It’s appropriate for a biography of Carolyn Heilbrun to be self-conscious about the challenges of writing about a woman’s life: Heilbrun literally wrote the book on this, in her slim but influential Writing a Woman’s Life. I’ve written here before about the influence of that little book on my own thinking and writing — and I’ve written about Heilbrun often, including as recently as my post on May Sarton’s Plant Dreaming Deep. Heilbrun always seems to be a step ahead of wherever my interests take me, or perhaps, without my really being conscious of it, she’s been leading me along — to a richer appreciation of Dorothy L. Sayers, to an active interest in Winifred Holtby and Vera Brittain, and to engagement with Sarton. I should add that she also helped me see my way to my current project on Dick Francis (she’s a fan and her comments about him helped shape my pitch).
But of course Heilbrun’s real significance is not in her influence on me, however much that matters personally: as a critic, a feminist, a theorist, an academic (including President of the MLA), and a novelist, she played a substantial role in the intellectual history of the last 50 years. Susan Kress’s biography (the title of which plays on Heilbrun’s Death in a Tenured Position) explores that role, contextualizing Heilbrun’s individual efforts in an account of the history of feminism, especially academic feminism, in the second half of the 20th century. It’s a smart, thought-provoking read: not just a biography, not quite a critical biography, but rather a reading of Heilbrun’s life and works both as manifestations of the political and theoretical problems with which Heilbrun herself was most concerned: split selves, androgyny, inclusion and exclusion, sexism and feminism, and especially stories — stories about women and how to tell them, where to look for (or how to create) models, what shape to give them, how to take strength from them.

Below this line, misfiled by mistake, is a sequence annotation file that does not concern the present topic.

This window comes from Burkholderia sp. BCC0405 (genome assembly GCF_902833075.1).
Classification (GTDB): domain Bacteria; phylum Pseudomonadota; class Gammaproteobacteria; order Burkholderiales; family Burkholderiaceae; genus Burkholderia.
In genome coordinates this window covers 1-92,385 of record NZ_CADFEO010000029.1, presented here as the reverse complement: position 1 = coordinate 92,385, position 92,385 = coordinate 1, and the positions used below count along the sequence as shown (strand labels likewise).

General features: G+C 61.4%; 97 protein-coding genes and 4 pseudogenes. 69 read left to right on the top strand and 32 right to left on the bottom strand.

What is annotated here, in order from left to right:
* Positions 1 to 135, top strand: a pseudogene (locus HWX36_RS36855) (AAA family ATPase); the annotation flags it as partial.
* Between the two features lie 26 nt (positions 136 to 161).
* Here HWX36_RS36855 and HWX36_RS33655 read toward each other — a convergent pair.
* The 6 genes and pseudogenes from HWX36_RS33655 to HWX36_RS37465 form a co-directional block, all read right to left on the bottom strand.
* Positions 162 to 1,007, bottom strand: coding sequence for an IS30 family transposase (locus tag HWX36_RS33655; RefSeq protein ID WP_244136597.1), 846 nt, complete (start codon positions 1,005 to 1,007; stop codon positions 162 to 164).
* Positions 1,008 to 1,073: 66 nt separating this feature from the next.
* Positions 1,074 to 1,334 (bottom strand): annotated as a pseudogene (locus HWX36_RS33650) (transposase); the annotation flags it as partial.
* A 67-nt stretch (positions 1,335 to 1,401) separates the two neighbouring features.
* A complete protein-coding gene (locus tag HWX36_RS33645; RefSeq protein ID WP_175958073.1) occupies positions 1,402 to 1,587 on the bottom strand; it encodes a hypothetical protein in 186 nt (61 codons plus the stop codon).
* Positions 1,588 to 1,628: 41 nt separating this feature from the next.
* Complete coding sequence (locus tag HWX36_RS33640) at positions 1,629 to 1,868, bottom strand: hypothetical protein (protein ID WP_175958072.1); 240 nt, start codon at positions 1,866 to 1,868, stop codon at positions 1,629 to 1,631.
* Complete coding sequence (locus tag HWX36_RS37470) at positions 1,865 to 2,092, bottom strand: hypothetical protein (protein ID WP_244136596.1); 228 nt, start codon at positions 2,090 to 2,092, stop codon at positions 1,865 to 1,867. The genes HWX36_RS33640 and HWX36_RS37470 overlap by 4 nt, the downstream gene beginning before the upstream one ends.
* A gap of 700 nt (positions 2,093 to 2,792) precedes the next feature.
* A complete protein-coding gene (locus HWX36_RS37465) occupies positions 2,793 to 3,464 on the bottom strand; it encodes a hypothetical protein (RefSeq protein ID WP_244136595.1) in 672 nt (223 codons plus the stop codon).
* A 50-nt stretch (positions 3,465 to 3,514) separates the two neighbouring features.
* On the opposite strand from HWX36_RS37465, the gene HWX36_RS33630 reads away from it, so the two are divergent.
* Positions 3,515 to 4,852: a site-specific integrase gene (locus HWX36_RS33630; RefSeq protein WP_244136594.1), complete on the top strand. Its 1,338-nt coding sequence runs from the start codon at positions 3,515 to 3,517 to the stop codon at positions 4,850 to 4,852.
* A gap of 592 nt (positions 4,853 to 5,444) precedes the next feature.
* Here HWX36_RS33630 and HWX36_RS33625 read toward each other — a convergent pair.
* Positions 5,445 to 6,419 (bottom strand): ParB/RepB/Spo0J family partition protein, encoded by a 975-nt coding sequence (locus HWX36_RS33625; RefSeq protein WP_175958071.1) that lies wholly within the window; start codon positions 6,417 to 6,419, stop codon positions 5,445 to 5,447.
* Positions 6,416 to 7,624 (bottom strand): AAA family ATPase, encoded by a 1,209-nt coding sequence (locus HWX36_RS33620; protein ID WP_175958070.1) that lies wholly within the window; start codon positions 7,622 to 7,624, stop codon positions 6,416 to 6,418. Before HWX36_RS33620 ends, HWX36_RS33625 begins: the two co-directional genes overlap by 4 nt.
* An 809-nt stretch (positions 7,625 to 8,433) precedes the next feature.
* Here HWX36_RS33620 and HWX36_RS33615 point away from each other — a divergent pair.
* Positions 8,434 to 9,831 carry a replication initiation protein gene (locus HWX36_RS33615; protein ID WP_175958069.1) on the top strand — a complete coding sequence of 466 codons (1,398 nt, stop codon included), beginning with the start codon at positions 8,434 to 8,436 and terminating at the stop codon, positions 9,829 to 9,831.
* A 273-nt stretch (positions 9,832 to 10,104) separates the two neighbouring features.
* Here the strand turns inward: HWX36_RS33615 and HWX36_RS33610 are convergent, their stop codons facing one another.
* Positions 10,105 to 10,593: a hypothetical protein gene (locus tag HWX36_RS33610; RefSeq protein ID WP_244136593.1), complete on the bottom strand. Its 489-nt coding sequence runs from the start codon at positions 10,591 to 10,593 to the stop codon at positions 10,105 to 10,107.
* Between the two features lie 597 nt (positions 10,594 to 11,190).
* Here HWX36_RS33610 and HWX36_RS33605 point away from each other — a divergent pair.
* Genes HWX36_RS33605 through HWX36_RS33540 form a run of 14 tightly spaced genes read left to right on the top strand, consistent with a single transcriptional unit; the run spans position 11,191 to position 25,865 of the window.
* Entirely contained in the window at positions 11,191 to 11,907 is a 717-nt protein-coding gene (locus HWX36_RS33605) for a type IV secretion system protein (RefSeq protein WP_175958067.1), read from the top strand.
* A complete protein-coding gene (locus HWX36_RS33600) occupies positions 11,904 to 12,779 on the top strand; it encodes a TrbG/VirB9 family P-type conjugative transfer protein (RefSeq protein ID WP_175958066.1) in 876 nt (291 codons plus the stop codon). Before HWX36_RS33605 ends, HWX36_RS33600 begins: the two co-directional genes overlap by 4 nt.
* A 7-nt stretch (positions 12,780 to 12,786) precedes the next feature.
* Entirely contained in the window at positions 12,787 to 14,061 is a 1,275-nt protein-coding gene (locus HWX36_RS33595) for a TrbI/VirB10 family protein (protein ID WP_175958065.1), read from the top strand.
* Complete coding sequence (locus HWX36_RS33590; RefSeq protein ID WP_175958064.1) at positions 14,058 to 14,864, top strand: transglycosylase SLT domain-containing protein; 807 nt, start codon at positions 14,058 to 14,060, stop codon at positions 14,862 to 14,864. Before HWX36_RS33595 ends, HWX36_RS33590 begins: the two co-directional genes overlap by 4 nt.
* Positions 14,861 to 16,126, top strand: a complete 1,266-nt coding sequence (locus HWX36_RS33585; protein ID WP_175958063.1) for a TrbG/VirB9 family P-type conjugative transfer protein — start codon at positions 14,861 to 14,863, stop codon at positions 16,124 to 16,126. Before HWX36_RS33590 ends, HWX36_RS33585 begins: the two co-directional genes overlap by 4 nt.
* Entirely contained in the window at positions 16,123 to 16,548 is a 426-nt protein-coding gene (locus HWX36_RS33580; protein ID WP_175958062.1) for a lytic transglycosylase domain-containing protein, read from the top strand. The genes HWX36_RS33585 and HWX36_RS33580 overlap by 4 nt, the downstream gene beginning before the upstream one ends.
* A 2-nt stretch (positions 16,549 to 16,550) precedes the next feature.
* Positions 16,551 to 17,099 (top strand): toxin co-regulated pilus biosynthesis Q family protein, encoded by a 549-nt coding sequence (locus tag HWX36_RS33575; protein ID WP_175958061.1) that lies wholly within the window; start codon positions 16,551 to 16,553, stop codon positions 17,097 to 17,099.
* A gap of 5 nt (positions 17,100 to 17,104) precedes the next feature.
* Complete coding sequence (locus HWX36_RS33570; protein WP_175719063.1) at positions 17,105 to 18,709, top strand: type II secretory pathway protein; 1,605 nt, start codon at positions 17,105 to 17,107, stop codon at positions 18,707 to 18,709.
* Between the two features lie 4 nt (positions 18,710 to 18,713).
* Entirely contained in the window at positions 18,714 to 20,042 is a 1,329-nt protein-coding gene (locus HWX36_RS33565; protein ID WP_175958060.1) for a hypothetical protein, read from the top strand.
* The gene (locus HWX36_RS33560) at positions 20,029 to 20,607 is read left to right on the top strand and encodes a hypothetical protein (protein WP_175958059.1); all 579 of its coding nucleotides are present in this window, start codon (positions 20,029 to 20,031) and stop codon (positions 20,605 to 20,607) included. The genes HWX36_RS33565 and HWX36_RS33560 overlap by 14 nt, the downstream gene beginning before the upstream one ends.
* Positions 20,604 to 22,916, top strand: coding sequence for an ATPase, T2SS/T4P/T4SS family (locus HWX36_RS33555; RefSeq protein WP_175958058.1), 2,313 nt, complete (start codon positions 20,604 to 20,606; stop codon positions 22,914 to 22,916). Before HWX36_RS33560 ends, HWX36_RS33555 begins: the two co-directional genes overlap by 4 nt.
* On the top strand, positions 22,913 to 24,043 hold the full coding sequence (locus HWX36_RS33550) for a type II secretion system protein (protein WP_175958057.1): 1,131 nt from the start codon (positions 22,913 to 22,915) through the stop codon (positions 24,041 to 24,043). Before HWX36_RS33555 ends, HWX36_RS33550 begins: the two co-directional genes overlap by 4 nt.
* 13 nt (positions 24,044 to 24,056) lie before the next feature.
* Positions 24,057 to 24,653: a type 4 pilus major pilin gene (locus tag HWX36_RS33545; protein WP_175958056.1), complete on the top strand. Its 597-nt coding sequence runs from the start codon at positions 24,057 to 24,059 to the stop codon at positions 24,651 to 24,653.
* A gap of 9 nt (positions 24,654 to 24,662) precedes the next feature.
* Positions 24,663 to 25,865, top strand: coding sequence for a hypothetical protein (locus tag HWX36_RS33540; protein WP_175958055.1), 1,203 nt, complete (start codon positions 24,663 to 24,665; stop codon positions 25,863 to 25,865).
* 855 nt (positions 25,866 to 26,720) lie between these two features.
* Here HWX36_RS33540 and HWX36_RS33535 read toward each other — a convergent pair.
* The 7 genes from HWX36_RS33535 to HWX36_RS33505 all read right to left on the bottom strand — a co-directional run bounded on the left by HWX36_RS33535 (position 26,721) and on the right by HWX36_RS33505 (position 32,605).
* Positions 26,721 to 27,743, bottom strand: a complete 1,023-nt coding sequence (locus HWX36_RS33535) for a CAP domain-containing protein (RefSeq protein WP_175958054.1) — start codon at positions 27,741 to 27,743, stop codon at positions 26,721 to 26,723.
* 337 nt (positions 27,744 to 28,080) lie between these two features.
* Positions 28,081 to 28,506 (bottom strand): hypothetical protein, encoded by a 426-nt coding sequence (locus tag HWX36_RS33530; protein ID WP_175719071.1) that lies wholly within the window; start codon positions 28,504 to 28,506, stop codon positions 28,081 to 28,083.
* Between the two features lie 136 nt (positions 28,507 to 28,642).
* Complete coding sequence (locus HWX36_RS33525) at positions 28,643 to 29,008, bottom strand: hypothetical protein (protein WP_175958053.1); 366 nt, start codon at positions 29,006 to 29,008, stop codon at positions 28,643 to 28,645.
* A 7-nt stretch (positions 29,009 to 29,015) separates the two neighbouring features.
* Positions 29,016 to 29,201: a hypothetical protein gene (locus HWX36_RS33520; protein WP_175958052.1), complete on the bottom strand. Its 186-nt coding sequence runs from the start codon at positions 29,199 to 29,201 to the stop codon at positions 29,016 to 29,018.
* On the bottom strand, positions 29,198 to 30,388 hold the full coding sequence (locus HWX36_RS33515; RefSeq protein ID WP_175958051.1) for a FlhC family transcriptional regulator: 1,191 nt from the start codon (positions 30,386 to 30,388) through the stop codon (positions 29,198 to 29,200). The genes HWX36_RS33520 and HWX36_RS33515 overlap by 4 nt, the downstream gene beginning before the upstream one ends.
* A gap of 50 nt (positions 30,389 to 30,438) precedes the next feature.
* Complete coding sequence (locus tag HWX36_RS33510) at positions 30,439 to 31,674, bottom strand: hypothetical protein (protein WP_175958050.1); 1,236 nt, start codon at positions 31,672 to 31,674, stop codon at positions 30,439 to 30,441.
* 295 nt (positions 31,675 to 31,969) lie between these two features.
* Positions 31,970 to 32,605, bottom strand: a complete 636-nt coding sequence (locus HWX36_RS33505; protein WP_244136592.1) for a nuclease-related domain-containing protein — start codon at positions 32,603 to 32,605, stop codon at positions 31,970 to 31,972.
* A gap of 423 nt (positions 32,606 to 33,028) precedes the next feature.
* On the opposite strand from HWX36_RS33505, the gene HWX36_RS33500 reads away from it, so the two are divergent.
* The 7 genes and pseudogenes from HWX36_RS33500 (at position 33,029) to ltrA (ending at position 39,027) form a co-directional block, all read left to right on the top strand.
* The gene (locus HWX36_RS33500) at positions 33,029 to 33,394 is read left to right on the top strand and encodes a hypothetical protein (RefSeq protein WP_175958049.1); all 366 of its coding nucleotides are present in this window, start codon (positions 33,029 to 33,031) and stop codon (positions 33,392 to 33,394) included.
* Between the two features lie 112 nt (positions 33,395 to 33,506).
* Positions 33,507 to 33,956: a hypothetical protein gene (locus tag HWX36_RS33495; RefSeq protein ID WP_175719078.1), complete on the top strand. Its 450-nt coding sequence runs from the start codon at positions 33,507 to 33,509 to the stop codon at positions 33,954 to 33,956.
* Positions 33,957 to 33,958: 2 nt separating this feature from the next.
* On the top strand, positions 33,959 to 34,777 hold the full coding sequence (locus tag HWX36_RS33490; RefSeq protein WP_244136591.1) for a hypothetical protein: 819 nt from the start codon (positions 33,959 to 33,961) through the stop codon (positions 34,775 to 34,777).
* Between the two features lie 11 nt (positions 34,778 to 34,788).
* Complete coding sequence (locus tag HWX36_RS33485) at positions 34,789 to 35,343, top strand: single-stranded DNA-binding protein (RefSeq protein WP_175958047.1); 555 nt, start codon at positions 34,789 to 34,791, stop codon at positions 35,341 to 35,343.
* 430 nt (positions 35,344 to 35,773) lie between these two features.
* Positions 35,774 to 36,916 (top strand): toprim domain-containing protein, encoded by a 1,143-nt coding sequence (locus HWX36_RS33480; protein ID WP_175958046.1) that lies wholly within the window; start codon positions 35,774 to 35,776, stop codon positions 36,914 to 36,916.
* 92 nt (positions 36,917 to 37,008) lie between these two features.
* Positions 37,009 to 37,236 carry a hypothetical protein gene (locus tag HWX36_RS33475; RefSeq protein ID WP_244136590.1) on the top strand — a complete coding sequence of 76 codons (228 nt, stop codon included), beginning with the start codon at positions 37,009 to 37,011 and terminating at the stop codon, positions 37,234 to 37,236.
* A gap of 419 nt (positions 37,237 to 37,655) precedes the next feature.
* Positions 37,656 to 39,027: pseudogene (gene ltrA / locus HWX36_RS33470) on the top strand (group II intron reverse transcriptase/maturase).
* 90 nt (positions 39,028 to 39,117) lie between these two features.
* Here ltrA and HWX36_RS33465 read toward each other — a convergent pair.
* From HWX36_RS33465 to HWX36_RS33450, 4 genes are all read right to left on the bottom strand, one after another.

Kress shows that Writing a Woman’s Life is the culmination of Heilbrun’s work on all of these questions. It’s also, she notes, a book that embraces the risk of writing not just across disciplines but across audiences: “If this is Heilbrun’s most popular critical book, it is also her most theoretically sophisticated, although she always presents the theory in clear, accessible terms.” The rhetorical simplicity of the book is deceptive, as its influence (including on me!) shows, but that simplicity is also part of an idea of feminist discourse that isn’t satisfied with separating theory from practice. Kress quotes Cynthia Ozick on “the good citizen and the wild writer,” the separation between her essays and her fiction. Heilbrun, in contrast, expresses her feminist ideas through every form of her writing.
It strikes me as interesting and also as deliberate that Kress spends a lot more time on Heilbrun’s intellectual life than on the events of her personal life: her marriage and children are mentioned but primarily as reflections of or influences on her thinking (for instance, how “the experience of motherhood [shaped] her literary point of view”). Lionel Trilling has a much greater presence in the book than Heilbrun’s husband: he’s her unwitting mentor, the vexed inspirational antagonist who “taught [her] how to approach literature” but, to her lasting bitterness, barely acknowledged her at all. A telling early incident: Heilbrun’s first published essay was “The Character of Hamlet’s Mother,” a reassessment of critical views of Gertrude. “Delighted with her first publication,” Kress reports, “Heilbrun sent a copy to Lionel Trilling; he did respond, on a postcard, saying that he did not realize that Gertrude’s character had been in dispute.” Ouch. Kress reads much of Heilbrun’s critical work (and some of her Amanda Cross novels too) as responses to Trilling: “Toward a Recognition of Androgyny … was conceived as an argument against Trilling’s view of women and … Reinventing Womanhood reconceives and reinvents the Trillingesque self for women.”